Let’s assume that you’ve just taken your ITIL Foundation Certification exam. Or, even better, you’ve still to take it and are currently pondering how best to take what you’ll learn in your studies and to apply it in the workplace. Importantly, not just in the work that you personally undertake, but also in improving the wider IT service delivery and support capabilities of your IT department.
Plus, if you took, and passed, your ITIL exam even a good few months back, then parts of this blog will still work for you. Please read on to receive our 10 tips for taking what you learned in your ITIL studies and putting it into practice.
Note: this article was written before the release of ITIL 4, however the tips will be equally applicable for this certification too!
1. Don’t think that your ITIL learning, and qualification, are the “outcome.”
Most employers, unless they win more business though the level of their employees’ qualifications, will see little value from any new employee qualification that doesn’t get “used in anger.” You need to use your learning well and to make a difference.
2. Start with the “why(s).”
This is shamelessly stolen from Simon Sinek. You might have simply undertaken your ITIL studies to achieve an extra qualification and to further your career. That’s fine (especially if you’ve self-financed it). But, if your employer has sponsored your studies, then hopefully they’re expecting to receive some form of business benefit from your new ITIL qualification. So, what’s your “why”? Ideally, you’ll have agreed this with your boss prior to starting your studies. If not, then try to retro-fit it – by seeking to understand how your new knowledge can help your employer to improve going forward.
3. Articulate your “why(s)” in terms of business value.
And you don’t have to reinvent the wheel here. Something called the “Eight-Field Model” is a proven technique for helping managers and their staff to improve the value received from their investments in training. Ideally this should be used prior to the ITIL studies, but again it can still be used retrospectively.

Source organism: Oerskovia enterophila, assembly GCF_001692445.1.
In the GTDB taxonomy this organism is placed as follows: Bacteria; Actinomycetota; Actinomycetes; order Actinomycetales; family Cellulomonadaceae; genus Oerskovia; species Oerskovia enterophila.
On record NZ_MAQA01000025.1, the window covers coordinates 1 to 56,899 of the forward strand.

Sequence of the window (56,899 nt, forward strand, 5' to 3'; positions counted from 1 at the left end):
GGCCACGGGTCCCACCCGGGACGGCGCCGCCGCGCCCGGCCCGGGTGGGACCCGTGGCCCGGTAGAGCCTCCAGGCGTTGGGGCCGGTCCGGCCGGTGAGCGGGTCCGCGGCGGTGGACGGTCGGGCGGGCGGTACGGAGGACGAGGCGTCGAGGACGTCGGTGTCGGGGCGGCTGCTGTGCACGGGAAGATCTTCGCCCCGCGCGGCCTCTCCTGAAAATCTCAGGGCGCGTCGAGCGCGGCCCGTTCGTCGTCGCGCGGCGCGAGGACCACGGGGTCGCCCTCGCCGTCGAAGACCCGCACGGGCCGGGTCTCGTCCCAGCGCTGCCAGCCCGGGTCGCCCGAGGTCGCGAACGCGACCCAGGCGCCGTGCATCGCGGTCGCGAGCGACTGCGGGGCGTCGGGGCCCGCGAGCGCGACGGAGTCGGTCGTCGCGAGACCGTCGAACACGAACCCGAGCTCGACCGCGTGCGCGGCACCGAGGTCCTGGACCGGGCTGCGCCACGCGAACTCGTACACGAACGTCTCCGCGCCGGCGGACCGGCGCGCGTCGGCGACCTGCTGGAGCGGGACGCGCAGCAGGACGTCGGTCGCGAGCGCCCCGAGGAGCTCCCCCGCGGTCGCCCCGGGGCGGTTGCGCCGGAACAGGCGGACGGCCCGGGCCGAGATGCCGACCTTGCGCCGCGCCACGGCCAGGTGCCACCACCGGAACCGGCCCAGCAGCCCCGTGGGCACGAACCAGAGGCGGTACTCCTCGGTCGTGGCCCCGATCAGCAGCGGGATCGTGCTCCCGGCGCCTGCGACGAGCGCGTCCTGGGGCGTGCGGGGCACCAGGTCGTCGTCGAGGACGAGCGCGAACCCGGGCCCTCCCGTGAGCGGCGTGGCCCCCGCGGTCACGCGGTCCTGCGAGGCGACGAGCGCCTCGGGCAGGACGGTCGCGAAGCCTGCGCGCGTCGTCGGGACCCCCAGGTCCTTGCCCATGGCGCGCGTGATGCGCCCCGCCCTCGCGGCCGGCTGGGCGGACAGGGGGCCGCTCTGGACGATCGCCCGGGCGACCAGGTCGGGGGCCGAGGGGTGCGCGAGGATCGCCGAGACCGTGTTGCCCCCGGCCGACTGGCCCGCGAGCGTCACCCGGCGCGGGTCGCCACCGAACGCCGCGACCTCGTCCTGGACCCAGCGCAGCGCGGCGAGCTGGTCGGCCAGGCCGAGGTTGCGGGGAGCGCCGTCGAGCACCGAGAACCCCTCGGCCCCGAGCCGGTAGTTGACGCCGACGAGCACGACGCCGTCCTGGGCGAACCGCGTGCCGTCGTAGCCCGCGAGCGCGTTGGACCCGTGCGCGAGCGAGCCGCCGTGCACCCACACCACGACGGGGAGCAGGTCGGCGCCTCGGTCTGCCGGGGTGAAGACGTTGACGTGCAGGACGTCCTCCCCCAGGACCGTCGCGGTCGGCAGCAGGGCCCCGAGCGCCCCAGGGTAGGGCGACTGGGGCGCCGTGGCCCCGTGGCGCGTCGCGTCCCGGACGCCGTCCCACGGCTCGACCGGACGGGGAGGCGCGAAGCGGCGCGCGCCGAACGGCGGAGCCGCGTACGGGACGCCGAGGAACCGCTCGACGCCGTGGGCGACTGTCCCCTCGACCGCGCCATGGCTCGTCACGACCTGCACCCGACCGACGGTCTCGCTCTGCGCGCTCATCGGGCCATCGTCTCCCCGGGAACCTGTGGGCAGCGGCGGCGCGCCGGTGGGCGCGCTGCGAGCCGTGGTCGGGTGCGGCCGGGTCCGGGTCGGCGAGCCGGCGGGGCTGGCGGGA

4. Sense check what you’ve learned before attempting to change anything.
When “cramming” for the ITIL exam, it’s easy to become focused on the ITIL processes and what they entail. Don’t worry, this is all good stuff. However, in doing so, it’s easy to be sucked into a common ITIL mistake – thinking that it’s about processes rather than better IT service delivery and support and the focus on quality services and business value creation (or co-creation). So, check that you’re focused on the “end” (the required outcomes) rather than the “means” (the processes) when seeking to deliver ITIL-based improvements.
5. Keep your ITIL study materials handy.
Don’t assume that you’ll remember everything that you learned in order to pass the exam. You won’t. And to make matters worse, you’ll probably think you’ve remembered (or even understood) something correctly when the reality is that you didn’t. Thus, it’s good to be able to refer back to the study materials as and when needed.
6. Don’t blindly follow the ITIL “learning journey” in the real world.
Instead focus on what will help your organization most. By this I mean that it’s easy to start with incident management, then progress to problem management, then change, etc. – as per the ITIL study material. This might be what your organization needs, but it probably won’t be. So, instead seek to apply what you’ve learned to the things that will make the biggest positive business impact.
7. Don’t try to bring about ITIL-based change in a vacuum.
You’re not the first, and you won’t be the last, ITIL student wanting to use what they’ve learned back in the office. So, seek to learn from the experiences of others – again, rather than trying to reinvent the wheel. This might involve networking with your fellow students after the course, collaborating with colleagues, seeking out your ITSM-tool vendor’s customer successes, or something else.
8. Don’t overestimate the value of your ITIL Foundation Certification.
Okay, it’s great that you’ve passed the exam, but be realistic about what this means – you were able to understand and remember much of the ITIL Foundation syllabus. But it doesn’t make you an ITIL expert. Especially when it comes to making ITIL-based organizational change a reality. So, stay grounded and humble, and don’t be afraid to seek advice from more experienced colleagues.
9. Don’t think that you need to go it alone.
Or, flipping this, appreciate that trying to engender ITIL-based organizational change will be difficult as a “lone voice.” So, aim to get buy-in to your proposed improvements (and, ideally, help in identifying and formulating those improvements).
10. Don’t underestimate how long change can take to effect (bar ITIL-based “quick wins”).
Some of the changes you’ve planned might require organization-wide change, crossing teams and lines of reporting. So, understand that it will take time to gain buy-in, and that this might take even longer than effecting the change itself.
So, that’s our 10 tips on what to do, to bring about positive change, once you return from your ITIL exam. What would you add? Please let us know in the comments.